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Begging for College Cash

Ever since Karyn Bosnak paid off her $20,000 credit card debt by begging for cash on SaveKaryn.com, students have been following her lead. But unlike Karyn, these scholars aren't raising money to afford their Starbucks lattes, Gucci purses, and BCBG tops--they need help funding tuition.

Where Are Students Begging?
Karen Kelly, a "starving" middle-aged first-year law student, used to whine about her financial aid woes. And then she realized something: "Any student who stays in college is a champion. And any student who graduates is my hero," she says.

So instead of whining, Karen founded Starving Student Scholarships (www.starvingstudentscholarships.org), a site that helps college students struggling with finances stay in school and graduate.

All you need is $1. This buck will put a student ad on the Web--it's a form of "sophisticated cyber-begging" for college cash, really. College students in need can include a picture; a description of who they are, what they're studying, and why they need help; and be as creative as they like.

Once the ad is live, collecting college cash is just a matter of getting sponsors and donations from friends, family, even strangers. Student ads are posted until students graduate or pay off the education-related debt.

Other Cyber Fundraisers
While some college students are begging, others are selling actual goods and providing services to procure some much-needed college cash. Their cyber avenues of choice: Web sites like eBay (www.ebay.com); Craigslist (www.craigslist.org); and College Junktion (www.collegejunktion.com), an auction site started by three University of Miami (Miami, FL) students.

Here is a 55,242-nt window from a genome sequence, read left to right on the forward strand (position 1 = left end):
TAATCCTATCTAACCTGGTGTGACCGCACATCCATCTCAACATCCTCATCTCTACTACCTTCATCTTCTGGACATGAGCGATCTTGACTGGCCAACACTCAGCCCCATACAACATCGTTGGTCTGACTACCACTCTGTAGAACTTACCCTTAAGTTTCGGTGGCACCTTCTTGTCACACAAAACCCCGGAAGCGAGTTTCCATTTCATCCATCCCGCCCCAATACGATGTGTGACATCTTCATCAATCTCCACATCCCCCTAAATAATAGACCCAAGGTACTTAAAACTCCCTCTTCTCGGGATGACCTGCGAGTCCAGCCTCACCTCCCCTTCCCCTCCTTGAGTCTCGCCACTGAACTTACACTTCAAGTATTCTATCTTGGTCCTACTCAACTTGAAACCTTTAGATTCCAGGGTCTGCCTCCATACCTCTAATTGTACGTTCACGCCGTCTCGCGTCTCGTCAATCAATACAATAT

On Craigslist, you'll find listings for personals, apartments, and jobs. You'll also find auctions of old textbooks and tech gadgets like graphing calculators and used laptops. And, given tuition woes and textbook debt, there are plenty of ads that read something like this: "UC Berkeley grad student available for tutoring." Other students offer up their word processing and typing skills.

Victoria Fleming, a master's in social welfare degree student at the University of California Berkeley, places ads on Craigslist to teach writing, Spanish, algebra, and social studies. She's had success with the venture by landing a number of clients.

"Students really need to be flexible and persistent in what they are willing to do to make ends meet," she says. "I make sure to post daily when I am in need of funds."

Victoria has also listed a variety of odd jobs that highlight her other interests and abilities, including child care and pet care.

To beg or not to beg for college cash? As these college students illustrate, it's not as humiliating as it sounds--if it's for a good cause. Because ultimately, it's your education that will help you give back to society.


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